Cloud gaming: What you need to know

Published: October 10, 2013 03:45 PM
A tester plays a game streamed from the Nintendo Wii U console to the GamePad controller.

"The cloud" and "streaming media": If you pay attention to tech news, you've heard these terms. And if you play video games, you might know these technologies could be introducing a whole new way to play, called cloud gaming.

What it is

Cloud gaming simply means that instead of running from a disc or hard drive, your games are streamed via the Internet to your gaming device—for instance, to a game console (such as the Xbox, PlayStation, or Wii) or to a mobile device (a smart phone or tablet, or a PlayStation Vita, for example). So ideally, you can play anywhere you want—in the living room, the back yard, or even when you're traveling.

How it works

Playing a streaming video game works similarly to watching a movie on Netflix: As long as you have an Internet connection, you can access and play the game you want. The game is stored "in the cloud"—on an external server hosted by the cloud-gaming service. And cloud storage keeps your saved games safe, even if your console crashes.

As with streaming movies, the quality of your gameplay (seamless graphics, responsiveness to commands) depends on Internet speed and network strength. And it may be more difficult to control the content that children can access, and who they play against or communicate with online. The concept may dismay some veteran gamers, too, as they can't sell or trade cloud-based games. 

Why it matters now

Services such as OnLive have been streaming games to customers for several years, with only moderate success in terms of popularity and how well they work. Another model would have you stream games wirelessly from your PC or game console, to play them on another device, such as a tablet or hand-held console. Bigger companies—including Sony and Valve—are now getting in on the action. Whether they have more success remains to be seen.

Sony recently acquired a company called Gaikai for its cloud-gaming capabilities. The company will help Sony create a PlayStation cloud service so players can stream early-generation games to newer consoles—and that’s big news, since the soon-to-come PlayStation 4 is not backward-compatible with PlayStation 3 games.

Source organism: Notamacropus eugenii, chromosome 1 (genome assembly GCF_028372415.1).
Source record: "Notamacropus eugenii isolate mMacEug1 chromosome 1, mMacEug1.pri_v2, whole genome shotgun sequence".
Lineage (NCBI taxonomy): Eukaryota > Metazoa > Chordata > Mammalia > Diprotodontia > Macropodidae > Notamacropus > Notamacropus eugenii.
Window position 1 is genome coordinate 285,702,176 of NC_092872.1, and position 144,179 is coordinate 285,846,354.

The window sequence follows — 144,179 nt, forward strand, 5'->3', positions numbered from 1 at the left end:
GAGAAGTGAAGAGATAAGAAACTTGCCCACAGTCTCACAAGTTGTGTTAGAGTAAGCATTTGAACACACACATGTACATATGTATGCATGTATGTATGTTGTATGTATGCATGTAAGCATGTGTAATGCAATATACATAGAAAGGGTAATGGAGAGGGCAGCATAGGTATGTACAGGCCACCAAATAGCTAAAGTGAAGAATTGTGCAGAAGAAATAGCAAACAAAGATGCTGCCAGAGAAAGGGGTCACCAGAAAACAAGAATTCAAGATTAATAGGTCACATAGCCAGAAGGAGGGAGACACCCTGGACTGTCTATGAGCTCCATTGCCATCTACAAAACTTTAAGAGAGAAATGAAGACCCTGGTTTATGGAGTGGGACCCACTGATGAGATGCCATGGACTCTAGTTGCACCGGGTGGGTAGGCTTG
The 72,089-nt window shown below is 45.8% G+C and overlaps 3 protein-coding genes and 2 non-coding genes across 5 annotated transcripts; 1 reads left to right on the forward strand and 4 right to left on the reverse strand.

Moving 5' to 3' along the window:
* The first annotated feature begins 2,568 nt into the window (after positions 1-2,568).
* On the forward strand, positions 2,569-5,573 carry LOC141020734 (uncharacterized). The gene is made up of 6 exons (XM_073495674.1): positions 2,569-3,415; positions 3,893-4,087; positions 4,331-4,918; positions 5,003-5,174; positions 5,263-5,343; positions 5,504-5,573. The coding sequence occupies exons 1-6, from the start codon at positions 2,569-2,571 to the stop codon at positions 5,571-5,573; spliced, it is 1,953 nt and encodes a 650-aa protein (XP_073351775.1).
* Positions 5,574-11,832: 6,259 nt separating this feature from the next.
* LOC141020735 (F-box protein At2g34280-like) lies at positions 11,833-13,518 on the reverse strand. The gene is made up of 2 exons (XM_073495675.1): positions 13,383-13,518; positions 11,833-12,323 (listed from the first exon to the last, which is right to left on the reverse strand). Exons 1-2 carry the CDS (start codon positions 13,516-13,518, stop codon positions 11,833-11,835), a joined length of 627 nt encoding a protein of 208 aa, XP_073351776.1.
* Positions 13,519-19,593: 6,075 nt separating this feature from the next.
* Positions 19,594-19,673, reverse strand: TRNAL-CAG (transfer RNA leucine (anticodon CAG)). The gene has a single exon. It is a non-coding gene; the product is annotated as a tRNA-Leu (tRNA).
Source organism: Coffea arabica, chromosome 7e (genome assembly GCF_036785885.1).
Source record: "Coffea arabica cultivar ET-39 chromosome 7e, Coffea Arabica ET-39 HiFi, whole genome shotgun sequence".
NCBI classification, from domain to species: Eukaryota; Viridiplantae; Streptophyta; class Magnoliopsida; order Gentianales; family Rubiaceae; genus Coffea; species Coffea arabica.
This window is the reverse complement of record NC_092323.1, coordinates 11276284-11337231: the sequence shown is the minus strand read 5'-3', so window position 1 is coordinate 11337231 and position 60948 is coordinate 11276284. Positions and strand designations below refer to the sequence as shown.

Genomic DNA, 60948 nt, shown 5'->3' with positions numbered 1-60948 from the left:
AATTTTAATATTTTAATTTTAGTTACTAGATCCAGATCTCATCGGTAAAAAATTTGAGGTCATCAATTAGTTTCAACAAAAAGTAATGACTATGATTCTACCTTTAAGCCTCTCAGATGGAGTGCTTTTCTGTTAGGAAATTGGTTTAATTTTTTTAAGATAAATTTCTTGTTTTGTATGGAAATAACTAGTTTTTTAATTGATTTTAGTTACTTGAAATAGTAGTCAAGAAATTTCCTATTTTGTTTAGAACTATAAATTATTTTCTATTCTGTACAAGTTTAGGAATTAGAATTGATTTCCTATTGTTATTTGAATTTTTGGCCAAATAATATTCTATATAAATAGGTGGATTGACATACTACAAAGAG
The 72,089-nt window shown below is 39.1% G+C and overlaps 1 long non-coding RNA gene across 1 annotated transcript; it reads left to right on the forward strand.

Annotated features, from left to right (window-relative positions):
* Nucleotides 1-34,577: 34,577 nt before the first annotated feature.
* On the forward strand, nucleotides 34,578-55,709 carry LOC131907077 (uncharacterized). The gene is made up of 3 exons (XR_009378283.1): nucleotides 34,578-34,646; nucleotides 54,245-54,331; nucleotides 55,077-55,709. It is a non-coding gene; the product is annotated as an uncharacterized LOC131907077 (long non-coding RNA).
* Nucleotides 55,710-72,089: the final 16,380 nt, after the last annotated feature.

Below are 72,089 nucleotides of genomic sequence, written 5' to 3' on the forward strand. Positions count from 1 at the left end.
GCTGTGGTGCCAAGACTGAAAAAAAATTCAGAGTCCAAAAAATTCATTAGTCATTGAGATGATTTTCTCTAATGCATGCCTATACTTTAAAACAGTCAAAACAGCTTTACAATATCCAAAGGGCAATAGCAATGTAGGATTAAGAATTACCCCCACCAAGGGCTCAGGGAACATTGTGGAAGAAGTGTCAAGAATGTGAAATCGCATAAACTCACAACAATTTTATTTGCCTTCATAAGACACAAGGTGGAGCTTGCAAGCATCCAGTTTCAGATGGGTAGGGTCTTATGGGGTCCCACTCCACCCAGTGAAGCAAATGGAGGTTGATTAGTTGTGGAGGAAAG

You’ll also be able to stream games from your PS4 to Sony’s handheld device, the PlayStation Vita. You can do the same right now with the Nintendo’s Wii U, which lets you play many games on its tablet-like GamePad controller.

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While a release hasn’t been confirmed for the U.S., Sony has also announced a streaming box that connects directly to a TV—the PlayStation Vita TV. This device basically function like the handheld Vita, letting you play some Vita games (not all will be compatible) and also play games streamed from the PlayStation 4. The Vita TV would be less expensive than another PlayStation 4, but you could still play all your games in a different location by streaming them from the PS4.

Some of this is speculative, but overall it seems clear that Sony wants to create a PlayStation service that will let consumers play their games on multiple devices. It’s hard to imagine that Microsoft doesn’t want in on the streaming-game action too, especially considering its fairly new hardware line of phones and tablets.

Valve—the company behind the popular PC gaming service Steam, which saves games you buy from it online—announced a new Linux-based OS that will run on “living-room devices” and make it easier to stream games from your PC.

It also announced its own hardware: Steam Machines, which are customizable boxes that connect to your TV so you can play Steam games much more easily in your living room, and a new controller that will work on any device that you can play a Steam game on.

These have the potential to become serious competitors for traditional consoles: Like the Xbox, PlayStation, and Wii U, they connect directly to your TV. Also, Steam offers some of the blockbuster PC-game titles.

Bottom line

The concept of playing high-quality games directly on your TV or mobile device without the need for a bulky console or a PC is exciting. And it would be great not to take up storage space with game discs. Last but not least, there's the instant gratification of being able to play a new game as soon as you want to.

The quality of streaming games needs to be significantly improved for this to become a reality, though. Some of the newer trends in cloud gaming hint at big changes down the road. And some of these new ideas may provide the next step to making the concept of playing video games anywhere a reality.

—Matt Ferretti

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